Despite its editorial position in favor of more government control of people’s access to medical care, the New York Times has an excellent track record of journalism covering the real problems in U.S. health care.
Despite its editorial position in favor of more government control of people’s access to medical care, the New York Times has an excellent track record of journalism covering the real problems in U.S. health care. A fine example is Elisabeth Rosenthal’s report last Monday (“As Hospital Prices Soar: A Stitch Tops $500″, December 2, 2013) on outrageous hospital prices, including $500 for a single stitch.
She identifies something that we don’t hear from hospitals themselves: Emergency rooms are profit centers. And we are not talking about rocket surgery: As Rosenthal notes, stitching a wound with needle and thread ― a procedure undertaken since antiquity – routinely leads to a charge of over $1,500.
Rosenthal filed her story from San Francisco. California requires hospitals to file all their charges for procedures (the “chargemaster”) with the Office of Statewide Health Planning and Development (OSHPOD), which publicizes them. Many observers believe that the state forcing hospitals to publicize prices will lead to price reductions. However, this is a misdiagnosis: Addressing the symptoms and not the cause.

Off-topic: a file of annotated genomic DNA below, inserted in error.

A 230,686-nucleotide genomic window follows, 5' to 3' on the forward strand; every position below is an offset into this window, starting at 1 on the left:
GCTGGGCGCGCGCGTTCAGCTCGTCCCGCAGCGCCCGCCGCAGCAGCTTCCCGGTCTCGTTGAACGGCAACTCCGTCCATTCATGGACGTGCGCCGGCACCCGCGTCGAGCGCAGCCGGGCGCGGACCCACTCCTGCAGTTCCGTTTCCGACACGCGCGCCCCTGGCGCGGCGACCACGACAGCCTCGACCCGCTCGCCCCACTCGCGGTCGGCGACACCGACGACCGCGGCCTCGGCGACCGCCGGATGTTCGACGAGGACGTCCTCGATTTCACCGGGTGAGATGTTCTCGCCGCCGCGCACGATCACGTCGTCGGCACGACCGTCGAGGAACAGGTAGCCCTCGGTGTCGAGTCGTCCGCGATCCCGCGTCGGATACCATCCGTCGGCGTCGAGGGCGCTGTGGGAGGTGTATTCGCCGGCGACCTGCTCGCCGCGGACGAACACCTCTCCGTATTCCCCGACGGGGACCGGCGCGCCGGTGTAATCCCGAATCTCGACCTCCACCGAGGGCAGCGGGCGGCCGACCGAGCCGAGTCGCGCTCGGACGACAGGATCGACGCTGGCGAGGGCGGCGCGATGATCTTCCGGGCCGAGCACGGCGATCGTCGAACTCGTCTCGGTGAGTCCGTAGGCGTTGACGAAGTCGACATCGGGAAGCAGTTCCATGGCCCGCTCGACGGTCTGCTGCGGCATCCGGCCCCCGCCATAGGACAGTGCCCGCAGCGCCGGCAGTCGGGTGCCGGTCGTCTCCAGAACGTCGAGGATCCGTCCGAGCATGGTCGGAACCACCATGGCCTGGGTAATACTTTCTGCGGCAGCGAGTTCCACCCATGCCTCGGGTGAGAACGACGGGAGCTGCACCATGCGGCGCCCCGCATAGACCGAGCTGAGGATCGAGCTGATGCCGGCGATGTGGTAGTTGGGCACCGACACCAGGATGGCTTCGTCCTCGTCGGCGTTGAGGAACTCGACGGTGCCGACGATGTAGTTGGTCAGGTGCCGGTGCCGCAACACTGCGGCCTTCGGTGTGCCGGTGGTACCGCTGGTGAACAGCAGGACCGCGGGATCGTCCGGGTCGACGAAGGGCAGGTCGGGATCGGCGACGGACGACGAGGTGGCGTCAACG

Rosenthal herself succumbs to the erroneous notion that hospitals gouge uninsured patients the most because they don’t have insurers to “argue” fees on their behalf. To be sure, insurers regularly pay hospitals about one third of charges invoiced. However, it cannot be true that consumers need insurers to negotiate for us, because we don’t use them to “argue” with Amazon.com, Wal-Mart, or Office Depot about prices they charge. Indeed, those firms achieved market dominance by combining convenience and low prices.
Uninsured patients go through emotional pain when they receive ER invoices, but rarely financial pain. Research (full text by subscription) from California demonstrates that uninsured patients paid only 28 percent of hospitals’ billed charges in 2004-2005. However, this does not mean that each uninsured patient paid 28 percent of her bill. Rather, the statistical distribution suggests that a small proportion of uninsured patients paid a high share of their charges, and most pay a tiny share (if any).
Nevertheless, it is necessary for hospitals to go through the charade of trying to collect high fees from uninsured patients, before writing the costs off to charity care, because Medicare regulations force them to do so. If hospitals do not try to collect from uninsured patients, the government accuses them of giving them a bigger discount than they give to Medicare, and claws back Medicare payments.
Government interference has led to perverse malformation of hospitals’ incentives to treat uninsured patients.